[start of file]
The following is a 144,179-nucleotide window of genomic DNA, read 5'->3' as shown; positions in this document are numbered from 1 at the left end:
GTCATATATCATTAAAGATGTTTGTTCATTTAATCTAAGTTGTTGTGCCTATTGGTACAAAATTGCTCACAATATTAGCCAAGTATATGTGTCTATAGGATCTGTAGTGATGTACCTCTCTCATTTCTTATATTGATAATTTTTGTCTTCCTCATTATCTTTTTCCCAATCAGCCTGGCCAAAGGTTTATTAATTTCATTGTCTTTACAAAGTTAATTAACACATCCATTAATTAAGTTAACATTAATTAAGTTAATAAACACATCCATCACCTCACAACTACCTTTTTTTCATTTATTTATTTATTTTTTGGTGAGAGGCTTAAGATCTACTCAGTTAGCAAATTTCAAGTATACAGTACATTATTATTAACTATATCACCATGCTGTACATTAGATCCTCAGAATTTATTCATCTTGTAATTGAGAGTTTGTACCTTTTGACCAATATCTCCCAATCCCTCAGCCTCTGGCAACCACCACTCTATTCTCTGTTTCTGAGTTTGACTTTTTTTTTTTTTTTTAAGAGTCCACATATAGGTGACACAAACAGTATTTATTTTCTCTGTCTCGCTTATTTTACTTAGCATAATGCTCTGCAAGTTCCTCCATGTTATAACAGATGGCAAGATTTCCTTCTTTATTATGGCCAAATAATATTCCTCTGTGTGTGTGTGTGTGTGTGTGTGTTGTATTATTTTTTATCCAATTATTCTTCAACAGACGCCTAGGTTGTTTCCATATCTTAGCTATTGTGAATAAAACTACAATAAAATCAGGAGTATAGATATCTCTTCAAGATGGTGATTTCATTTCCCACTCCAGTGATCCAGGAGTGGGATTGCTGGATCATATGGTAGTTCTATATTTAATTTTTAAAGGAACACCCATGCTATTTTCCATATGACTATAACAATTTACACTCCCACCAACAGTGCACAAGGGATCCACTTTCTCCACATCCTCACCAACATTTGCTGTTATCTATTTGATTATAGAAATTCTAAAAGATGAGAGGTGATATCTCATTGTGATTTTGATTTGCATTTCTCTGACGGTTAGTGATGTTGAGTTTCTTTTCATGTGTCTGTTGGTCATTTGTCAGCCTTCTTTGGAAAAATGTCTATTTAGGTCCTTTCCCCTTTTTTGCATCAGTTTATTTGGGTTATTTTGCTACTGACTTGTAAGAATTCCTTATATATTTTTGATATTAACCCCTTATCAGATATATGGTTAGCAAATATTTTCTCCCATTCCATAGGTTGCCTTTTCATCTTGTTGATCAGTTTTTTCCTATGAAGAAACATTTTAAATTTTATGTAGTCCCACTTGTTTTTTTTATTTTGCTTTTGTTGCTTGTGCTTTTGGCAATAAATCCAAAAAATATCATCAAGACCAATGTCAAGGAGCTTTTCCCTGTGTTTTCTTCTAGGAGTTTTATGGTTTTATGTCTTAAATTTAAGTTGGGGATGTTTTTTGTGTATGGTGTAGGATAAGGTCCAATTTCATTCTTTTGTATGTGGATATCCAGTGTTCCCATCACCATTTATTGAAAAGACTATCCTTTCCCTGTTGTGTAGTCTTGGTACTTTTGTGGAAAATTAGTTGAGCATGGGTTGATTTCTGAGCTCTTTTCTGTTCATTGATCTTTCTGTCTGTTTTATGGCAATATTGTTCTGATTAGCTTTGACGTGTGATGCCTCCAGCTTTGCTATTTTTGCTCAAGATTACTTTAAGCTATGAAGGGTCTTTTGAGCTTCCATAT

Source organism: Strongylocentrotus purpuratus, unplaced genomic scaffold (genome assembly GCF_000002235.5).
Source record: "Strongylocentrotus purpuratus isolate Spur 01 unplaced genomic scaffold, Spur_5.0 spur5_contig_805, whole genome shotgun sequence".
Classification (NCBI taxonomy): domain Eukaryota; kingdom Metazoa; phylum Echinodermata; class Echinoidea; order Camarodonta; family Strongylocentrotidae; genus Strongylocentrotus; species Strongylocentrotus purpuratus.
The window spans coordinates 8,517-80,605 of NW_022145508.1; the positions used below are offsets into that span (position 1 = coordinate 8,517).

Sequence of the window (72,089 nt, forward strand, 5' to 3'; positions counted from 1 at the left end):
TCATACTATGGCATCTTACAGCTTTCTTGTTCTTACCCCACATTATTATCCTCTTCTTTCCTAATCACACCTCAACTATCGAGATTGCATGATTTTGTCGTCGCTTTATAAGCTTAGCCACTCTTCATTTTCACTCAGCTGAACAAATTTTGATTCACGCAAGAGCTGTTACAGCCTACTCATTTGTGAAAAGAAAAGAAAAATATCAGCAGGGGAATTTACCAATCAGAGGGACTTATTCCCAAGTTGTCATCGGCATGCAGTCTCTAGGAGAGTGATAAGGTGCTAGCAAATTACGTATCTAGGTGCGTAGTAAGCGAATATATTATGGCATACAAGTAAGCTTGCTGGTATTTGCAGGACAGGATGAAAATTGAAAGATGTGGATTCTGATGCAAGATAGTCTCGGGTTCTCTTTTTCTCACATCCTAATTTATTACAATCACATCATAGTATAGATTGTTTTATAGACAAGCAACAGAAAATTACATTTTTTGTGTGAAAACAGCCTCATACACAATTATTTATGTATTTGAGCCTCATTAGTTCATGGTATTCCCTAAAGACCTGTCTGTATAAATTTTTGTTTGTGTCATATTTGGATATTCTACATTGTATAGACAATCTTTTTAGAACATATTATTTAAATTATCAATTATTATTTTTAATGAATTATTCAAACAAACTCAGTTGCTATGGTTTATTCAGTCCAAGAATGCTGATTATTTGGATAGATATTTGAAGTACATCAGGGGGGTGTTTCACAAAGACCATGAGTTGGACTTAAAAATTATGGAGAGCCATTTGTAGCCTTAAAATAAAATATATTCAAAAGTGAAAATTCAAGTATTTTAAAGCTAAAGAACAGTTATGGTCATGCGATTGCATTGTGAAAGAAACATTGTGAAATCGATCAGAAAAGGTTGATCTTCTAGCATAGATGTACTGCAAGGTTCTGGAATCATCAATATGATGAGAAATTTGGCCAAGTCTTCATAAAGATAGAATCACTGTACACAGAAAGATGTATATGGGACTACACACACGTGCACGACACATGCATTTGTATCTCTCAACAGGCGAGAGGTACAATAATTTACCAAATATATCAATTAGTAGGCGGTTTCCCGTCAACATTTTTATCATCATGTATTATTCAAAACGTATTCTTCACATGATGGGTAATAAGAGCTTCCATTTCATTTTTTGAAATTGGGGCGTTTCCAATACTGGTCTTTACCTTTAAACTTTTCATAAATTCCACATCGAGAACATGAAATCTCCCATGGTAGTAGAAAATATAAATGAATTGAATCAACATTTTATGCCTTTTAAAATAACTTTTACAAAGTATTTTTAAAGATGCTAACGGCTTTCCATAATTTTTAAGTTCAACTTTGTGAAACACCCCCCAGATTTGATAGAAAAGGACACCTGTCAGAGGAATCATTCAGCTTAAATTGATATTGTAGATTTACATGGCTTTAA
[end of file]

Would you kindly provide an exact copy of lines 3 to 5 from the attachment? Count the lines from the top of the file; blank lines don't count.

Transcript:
Source organism: Strongylocentrotus purpuratus, unplaced genomic scaffold (genome assembly GCF_000002235.5).
Source record: "Strongylocentrotus purpuratus isolate Spur 01 unplaced genomic scaffold, Spur_5.0 spur5_contig_805, whole genome shotgun sequence".
Classification (NCBI taxonomy): domain Eukaryota; kingdom Metazoa; phylum Echinodermata; class Echinoidea; order Camarodonta; family Strongylocentrotidae; genus Strongylocentrotus; species Strongylocentrotus purpuratus.